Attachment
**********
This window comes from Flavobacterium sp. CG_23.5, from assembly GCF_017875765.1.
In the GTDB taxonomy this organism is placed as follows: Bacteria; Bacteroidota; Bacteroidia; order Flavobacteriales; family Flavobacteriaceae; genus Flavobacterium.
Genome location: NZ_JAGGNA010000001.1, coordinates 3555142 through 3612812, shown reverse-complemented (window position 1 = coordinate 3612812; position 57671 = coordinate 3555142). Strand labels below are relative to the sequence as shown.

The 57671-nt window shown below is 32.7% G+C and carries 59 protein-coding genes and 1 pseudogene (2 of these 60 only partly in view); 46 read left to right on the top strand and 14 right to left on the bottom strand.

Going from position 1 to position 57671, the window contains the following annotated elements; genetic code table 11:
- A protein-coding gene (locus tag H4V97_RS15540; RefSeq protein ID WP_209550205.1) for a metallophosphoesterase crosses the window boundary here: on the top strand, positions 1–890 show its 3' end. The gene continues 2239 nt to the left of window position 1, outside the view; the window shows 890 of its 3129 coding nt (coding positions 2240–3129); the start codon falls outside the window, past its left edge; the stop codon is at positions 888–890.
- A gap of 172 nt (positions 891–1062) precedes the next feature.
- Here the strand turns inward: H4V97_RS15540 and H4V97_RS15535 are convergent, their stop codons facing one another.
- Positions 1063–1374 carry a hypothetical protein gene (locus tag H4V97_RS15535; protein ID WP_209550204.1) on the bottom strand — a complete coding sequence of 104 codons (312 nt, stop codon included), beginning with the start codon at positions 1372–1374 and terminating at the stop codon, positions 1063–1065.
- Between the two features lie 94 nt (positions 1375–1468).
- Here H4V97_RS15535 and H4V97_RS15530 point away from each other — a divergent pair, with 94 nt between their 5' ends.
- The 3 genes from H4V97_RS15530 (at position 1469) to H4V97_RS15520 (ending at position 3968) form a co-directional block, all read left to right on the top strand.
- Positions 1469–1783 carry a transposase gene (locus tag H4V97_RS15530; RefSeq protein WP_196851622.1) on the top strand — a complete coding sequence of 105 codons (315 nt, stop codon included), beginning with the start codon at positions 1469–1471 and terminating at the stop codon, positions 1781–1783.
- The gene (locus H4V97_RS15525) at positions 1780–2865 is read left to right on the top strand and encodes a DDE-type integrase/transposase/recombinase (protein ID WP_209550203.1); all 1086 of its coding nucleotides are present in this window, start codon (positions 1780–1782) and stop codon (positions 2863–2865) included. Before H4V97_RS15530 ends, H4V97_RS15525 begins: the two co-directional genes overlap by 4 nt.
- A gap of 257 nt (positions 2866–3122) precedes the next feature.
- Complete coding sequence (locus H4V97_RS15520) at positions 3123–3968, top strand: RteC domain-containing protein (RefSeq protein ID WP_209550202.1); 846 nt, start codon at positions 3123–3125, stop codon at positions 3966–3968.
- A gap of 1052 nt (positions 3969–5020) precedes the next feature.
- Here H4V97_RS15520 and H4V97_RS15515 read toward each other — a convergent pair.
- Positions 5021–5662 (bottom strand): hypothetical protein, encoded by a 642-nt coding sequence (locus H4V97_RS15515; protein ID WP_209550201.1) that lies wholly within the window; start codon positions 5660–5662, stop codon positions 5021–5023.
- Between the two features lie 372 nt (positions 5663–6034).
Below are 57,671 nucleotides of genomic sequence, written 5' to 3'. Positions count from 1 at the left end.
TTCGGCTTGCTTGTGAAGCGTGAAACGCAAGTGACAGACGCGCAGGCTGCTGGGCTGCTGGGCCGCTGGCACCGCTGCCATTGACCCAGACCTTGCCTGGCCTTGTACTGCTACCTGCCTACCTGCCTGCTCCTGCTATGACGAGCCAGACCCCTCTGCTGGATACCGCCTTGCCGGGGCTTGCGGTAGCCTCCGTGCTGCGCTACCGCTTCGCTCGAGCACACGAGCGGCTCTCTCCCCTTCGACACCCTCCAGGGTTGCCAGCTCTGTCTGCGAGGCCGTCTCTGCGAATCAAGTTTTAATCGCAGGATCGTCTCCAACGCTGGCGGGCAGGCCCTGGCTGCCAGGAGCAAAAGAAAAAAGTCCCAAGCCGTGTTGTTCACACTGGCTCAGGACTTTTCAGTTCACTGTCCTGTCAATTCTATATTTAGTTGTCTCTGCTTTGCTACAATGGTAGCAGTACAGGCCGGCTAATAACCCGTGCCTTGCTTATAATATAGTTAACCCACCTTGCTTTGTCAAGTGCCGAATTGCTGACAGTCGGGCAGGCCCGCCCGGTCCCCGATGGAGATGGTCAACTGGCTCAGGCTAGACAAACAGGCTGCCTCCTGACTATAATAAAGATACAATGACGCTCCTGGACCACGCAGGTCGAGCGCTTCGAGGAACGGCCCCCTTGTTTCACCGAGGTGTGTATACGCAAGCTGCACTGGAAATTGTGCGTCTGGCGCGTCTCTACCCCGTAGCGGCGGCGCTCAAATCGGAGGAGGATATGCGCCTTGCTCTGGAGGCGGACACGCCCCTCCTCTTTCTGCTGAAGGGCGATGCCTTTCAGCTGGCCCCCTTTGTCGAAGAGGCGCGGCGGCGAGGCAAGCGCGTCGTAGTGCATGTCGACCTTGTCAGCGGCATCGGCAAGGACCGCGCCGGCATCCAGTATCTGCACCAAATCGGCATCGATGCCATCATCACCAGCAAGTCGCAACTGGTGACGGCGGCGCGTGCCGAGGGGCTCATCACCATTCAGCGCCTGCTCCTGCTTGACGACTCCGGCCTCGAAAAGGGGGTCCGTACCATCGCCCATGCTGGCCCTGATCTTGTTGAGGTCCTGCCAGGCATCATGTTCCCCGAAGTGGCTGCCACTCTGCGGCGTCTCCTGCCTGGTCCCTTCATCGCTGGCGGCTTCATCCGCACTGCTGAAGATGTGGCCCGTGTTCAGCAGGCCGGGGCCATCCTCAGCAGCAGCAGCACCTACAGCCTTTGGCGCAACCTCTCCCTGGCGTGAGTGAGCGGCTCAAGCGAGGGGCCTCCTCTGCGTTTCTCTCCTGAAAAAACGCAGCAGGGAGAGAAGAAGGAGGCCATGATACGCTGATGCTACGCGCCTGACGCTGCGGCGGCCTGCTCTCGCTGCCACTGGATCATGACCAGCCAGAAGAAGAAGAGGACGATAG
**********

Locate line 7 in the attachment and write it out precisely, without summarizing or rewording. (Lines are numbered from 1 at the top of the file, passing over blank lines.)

- A gap of 172 nt (positions 891–1062) precedes the next feature.